[b]"Do people here think there is such a thing as innate, a priori, knowledge or do you think that we are born with a tabula rasa?"

    I think both, but not in the usual sense of an adult. Tabula rasa as it is related to sensory experience, and a priori as it relates to the spiritual, but only fundamentally, meaning that the [ ...[text shortened]... a that God's Word is the final authority is the a priori of the Christian life.

    Later.[/b]
    I should have said innate, not a priori, a little confusion on my behalf. It's the innate part that interests me in this thread. Clearly, once someone is a Christian, at least the Gospels become a priori. The passage both you and KellyJay mention is:
    18 For the wrath of God is revealed from heaven against all ungodliness and unrighteousness of men, who hold the truth in unrighteousness; 19 because that which may be known of God is manifest in them; for God hath shewed it unto them. 20 For the invisible things of him from the creation of the world are clearly seen, being understood by the things that are made, even his eternal power and Godhead; so that they are without excuse: 21 because that, when they knew God, they glorified him not as God, neither were thankful; but became vain in their imaginations, and their foolish heart was darkened. 22 Professing themselves to be wise, they became fools, 23 and changed the glory of the uncorruptible God into an image made like to corruptible man, and to birds, and fourfooted beasts, and creeping things. 24 Wherefore God also gave them up to uncleanness through the lusts of their own hearts, to dishonour their own bodies between themselves: 25 who changed the truth of God into a lie, and worshipped and served the creature more than the Creator, who is blessed for ever. Amen.
    Romans 1:18-25
    Authorized King James Version
    The part I put into bold face seems to indicate that this is evidential rather than a claim of innate knowledge. The idea seems to be that creation is evidence of a creator. Given the state of scientific knowledge at the time the options were a creator God or that the world had always been. This means that there are two options and St. Paul does not give a reason for rejecting the notion that the world had always existed. So it is not clear from the text alone whether Paul is referring to innate knowledge or knowledge based on evidence.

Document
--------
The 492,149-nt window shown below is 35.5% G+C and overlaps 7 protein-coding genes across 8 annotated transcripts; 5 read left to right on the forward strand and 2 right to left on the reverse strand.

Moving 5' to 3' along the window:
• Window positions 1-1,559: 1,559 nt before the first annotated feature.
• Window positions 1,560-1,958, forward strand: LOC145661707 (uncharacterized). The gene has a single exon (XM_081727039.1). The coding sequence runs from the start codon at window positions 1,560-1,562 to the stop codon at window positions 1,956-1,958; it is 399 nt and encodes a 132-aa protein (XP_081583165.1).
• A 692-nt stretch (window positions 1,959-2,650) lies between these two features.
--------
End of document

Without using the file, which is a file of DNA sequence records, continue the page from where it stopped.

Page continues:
There are two influences that may be relevant to this. One possible influence are the Greek Philosophers. According to Plato, Socrates had the idea that humans do not so much learn as remember. This implies that all knowledge is innate and we just need reminding. As a theory of knowledge it is clearly problem ridden. But may have had some influence on St. Pauls thinking.

    The other, and probably more important influence, is the Book of Wisdom. I know absolutely nothing about this Book as it's non-canonical within Christianity, in Catholicism it's regarded as deuterocanonical and within Protestantism apocryphal. However it's not rejected. So I'm wondering now if that has anything to say regarding innate knowledge of God's existence.
  8. Standard memberKellyJay
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    27 Mar '15 04:21
    Originally posted by DeepThought